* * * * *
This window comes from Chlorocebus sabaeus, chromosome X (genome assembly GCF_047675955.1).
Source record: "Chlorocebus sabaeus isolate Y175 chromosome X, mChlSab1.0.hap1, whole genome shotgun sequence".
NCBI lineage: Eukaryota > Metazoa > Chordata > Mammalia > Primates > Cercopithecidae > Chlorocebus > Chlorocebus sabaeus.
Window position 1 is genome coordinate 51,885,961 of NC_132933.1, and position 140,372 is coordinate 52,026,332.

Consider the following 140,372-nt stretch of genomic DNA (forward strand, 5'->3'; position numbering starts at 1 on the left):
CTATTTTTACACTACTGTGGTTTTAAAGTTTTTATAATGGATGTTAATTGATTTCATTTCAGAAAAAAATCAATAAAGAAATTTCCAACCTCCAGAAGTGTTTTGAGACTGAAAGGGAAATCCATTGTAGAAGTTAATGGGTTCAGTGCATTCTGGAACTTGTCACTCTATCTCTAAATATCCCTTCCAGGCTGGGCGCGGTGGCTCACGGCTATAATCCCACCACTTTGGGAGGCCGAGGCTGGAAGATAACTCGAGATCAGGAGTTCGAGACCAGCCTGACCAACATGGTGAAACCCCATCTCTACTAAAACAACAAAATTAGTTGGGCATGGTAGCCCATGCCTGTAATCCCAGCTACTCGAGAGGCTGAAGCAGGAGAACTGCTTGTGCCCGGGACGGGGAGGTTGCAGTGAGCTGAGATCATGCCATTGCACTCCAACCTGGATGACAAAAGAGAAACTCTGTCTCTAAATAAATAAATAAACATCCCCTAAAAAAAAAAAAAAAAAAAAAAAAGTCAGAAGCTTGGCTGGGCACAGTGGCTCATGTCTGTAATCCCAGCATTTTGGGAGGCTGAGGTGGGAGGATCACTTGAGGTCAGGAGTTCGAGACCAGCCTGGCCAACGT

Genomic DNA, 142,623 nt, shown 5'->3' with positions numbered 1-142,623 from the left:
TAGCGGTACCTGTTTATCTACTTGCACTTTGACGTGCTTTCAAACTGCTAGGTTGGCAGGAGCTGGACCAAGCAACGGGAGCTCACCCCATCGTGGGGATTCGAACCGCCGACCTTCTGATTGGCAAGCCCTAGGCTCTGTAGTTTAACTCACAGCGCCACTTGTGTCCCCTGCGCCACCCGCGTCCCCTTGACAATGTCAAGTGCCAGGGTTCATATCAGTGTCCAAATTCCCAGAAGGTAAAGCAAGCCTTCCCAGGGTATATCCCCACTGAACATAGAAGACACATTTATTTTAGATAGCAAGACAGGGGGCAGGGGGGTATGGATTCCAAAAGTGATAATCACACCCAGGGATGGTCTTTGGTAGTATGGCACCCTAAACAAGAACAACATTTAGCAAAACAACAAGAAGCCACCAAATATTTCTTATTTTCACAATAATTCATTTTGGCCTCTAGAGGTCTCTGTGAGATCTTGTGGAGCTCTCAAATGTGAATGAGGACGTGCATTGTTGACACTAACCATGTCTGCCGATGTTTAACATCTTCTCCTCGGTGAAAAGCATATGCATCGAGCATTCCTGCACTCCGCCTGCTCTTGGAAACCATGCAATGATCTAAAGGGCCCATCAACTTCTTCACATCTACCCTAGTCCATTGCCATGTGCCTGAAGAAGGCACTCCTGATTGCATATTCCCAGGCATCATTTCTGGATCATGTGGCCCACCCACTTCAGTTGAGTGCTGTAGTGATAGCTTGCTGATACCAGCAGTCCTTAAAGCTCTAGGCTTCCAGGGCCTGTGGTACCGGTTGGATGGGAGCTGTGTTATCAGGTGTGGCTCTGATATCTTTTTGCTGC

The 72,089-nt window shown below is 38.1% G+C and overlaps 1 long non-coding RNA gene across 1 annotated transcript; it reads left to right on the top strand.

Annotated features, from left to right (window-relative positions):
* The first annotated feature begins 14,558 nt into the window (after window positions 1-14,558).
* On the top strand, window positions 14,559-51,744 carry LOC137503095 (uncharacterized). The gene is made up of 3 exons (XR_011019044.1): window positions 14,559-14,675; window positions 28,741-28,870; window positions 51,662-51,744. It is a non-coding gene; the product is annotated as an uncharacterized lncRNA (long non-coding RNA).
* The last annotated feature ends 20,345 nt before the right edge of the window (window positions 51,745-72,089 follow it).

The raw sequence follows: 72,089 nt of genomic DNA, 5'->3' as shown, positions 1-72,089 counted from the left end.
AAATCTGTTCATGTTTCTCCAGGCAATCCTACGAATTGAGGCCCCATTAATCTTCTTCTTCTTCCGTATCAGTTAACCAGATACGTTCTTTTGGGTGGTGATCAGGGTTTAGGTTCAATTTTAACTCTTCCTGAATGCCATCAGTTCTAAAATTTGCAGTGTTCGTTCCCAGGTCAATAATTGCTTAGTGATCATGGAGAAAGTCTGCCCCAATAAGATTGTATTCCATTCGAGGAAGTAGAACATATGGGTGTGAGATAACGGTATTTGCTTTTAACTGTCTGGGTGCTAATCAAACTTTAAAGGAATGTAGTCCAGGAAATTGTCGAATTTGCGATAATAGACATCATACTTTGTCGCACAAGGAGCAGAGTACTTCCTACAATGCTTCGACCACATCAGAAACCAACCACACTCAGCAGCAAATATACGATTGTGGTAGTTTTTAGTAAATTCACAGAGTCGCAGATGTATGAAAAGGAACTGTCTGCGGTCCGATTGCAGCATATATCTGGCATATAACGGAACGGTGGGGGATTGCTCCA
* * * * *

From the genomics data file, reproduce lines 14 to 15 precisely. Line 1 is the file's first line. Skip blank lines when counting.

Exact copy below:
The raw sequence follows: 72,089 nt of genomic DNA, 5'->3' as shown, positions 1-72,089 counted from the left end.
AAATCTGTTCATGTTTCTCCAGGCAATCCTACGAATTGAGGCCCCATTAATCTTCTTCTTCTTCCGTATCAGTTAACCAGATACGTTCTTTTGGGTGGTGATCAGGGTTTAGGTTCAATTTTAACTCTTCCTGAATGCCATCAGTTCTAAAATTTGCAGTGTTCGTTCCCAGGTCAATAATTGCTTAGTGATCATGGAGAAAGTCTGCCCCAATAAGATTGTATTCCATTCGAGGAAGTAGAACATATGGGTGTGAGATAACGGTATTTGCTTTTAACTGTCTGGGTGCTAATCAAACTTTAAAGGAATGTAGTCCAGGAAATTGTCGAATTTGCGATAATAGACATCATACTTTGTCGCACAAGGAGCAGAGTACTTCCTACAATGCTTCGACCACATCAGAAACCAACCACACTCAGCAGCAAATATACGATTGTGGTAGTTTTTAGTAAATTCACAGAGTCGCAGATGTATGAAAAGGAACTGTCTGCGGTCCGATTGCAGCATATATCTGGCATATAACGGAACGGTGGGGGATTGCTCCA